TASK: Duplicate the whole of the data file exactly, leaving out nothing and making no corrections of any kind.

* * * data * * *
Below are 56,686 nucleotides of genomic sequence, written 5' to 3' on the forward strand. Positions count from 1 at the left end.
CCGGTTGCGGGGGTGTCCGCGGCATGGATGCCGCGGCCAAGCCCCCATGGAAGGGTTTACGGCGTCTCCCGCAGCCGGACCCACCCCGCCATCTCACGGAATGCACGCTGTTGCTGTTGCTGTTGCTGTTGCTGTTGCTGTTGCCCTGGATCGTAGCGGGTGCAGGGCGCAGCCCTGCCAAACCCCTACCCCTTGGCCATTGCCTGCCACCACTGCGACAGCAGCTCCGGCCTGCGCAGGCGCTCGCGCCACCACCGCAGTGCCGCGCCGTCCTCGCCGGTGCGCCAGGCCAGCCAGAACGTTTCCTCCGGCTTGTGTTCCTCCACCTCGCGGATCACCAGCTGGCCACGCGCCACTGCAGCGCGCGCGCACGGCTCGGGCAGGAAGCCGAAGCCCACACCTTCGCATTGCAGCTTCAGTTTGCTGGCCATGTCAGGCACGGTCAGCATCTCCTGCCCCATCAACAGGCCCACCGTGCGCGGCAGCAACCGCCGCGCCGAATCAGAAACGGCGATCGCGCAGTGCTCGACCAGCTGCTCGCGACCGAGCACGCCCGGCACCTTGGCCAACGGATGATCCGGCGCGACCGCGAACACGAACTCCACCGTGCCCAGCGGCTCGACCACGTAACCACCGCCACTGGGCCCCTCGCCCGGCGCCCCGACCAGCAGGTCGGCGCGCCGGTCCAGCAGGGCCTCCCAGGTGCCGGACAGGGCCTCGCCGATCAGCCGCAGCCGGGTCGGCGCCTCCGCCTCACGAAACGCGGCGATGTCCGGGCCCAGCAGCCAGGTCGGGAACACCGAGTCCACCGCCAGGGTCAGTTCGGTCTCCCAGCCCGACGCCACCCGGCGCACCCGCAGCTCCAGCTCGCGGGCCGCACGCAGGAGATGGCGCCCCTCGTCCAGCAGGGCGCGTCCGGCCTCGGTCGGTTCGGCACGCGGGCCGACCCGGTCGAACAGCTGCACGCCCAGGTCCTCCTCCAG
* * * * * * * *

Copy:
Below are 56,686 nucleotides of genomic sequence, written 5' to 3' on the forward strand. Positions count from 1 at the left end.
CCGGTTGCGGGGGTGTCCGCGGCATGGATGCCGCGGCCAAGCCCCCATGGAAGGGTTTACGGCGTCTCCCGCAGCCGGACCCACCCCGCCATCTCACGGAATGCACGCTGTTGCTGTTGCTGTTGCTGTTGCTGTTGCTGTTGCCCTGGATCGTAGCGGGTGCAGGGCGCAGCCCTGCCAAACCCCTACCCCTTGGCCATTGCCTGCCACCACTGCGACAGCAGCTCCGGCCTGCGCAGGCGCTCGCGCCACCACCGCAGTGCCGCGCCGTCCTCGCCGGTGCGCCAGGCCAGCCAGAACGTTTCCTCCGGCTTGTGTTCCTCCACCTCGCGGATCACCAGCTGGCCACGCGCCACTGCAGCGCGCGCGCACGGCTCGGGCAGGAAGCCGAAGCCCACACCTTCGCATTGCAGCTTCAGTTTGCTGGCCATGTCAGGCACGGTCAGCATCTCCTGCCCCATCAACAGGCCCACCGTGCGCGGCAGCAACCGCCGCGCCGAATCAGAAACGGCGATCGCGCAGTGCTCGACCAGCTGCTCGCGACCGAGCACGCCCGGCACCTTGGCCAACGGATGATCCGGCGCGACCGCGAACACGAACTCCACCGTGCCCAGCGGCTCGACCACGTAACCACCGCCACTGGGCCCCTCGCCCGGCGCCCCGACCAGCAGGTCGGCGCGCCGGTCCAGCAGGGCCTCCCAGGTGCCGGACAGGGCCTCGCCGATCAGCCGCAGCCGGGTCGGCGCCTCCGCCTCACGAAACGCGGCGATGTCCGGGCCCAGCAGCCAGGTCGGGAACACCGAGTCCACCGCCAGGGTCAGTTCGGTCTCCCAGCCCGACGCCACCCGGCGCACCCGCAGCTCCAGCTCGCGGGCCGCACGCAGGAGATGGCGCCCCTCGTCCAGCAGGGCGCGTCCGGCCTCGGTCGGTTCGGCACGCGGGCCGACCCGGTCGAACAGCTGCACGCCCAGGTCCTCCTCCAG